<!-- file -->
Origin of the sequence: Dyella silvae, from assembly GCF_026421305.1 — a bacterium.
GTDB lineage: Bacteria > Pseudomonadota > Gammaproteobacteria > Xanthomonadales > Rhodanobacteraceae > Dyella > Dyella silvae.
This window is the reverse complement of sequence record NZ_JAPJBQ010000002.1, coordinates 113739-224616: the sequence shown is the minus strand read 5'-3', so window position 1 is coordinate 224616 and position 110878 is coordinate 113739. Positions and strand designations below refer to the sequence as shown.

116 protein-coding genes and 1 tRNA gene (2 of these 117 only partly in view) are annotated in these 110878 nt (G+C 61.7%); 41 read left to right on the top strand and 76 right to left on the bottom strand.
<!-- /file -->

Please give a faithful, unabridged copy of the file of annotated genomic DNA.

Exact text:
Origin of the sequence: Dyella silvae, from assembly GCF_026421305.1 — a bacterium.
GTDB lineage: Bacteria > Pseudomonadota > Gammaproteobacteria > Xanthomonadales > Rhodanobacteraceae > Dyella > Dyella silvae.
This window is the reverse complement of sequence record NZ_JAPJBQ010000002.1, coordinates 113739-224616: the sequence shown is the minus strand read 5'-3', so window position 1 is coordinate 224616 and position 110878 is coordinate 113739. Positions and strand designations below refer to the sequence as shown.

116 protein-coding genes and 1 tRNA gene (2 of these 117 only partly in view) are annotated in these 110878 nt (G+C 61.7%); 41 read left to right on the top strand and 76 right to left on the bottom strand.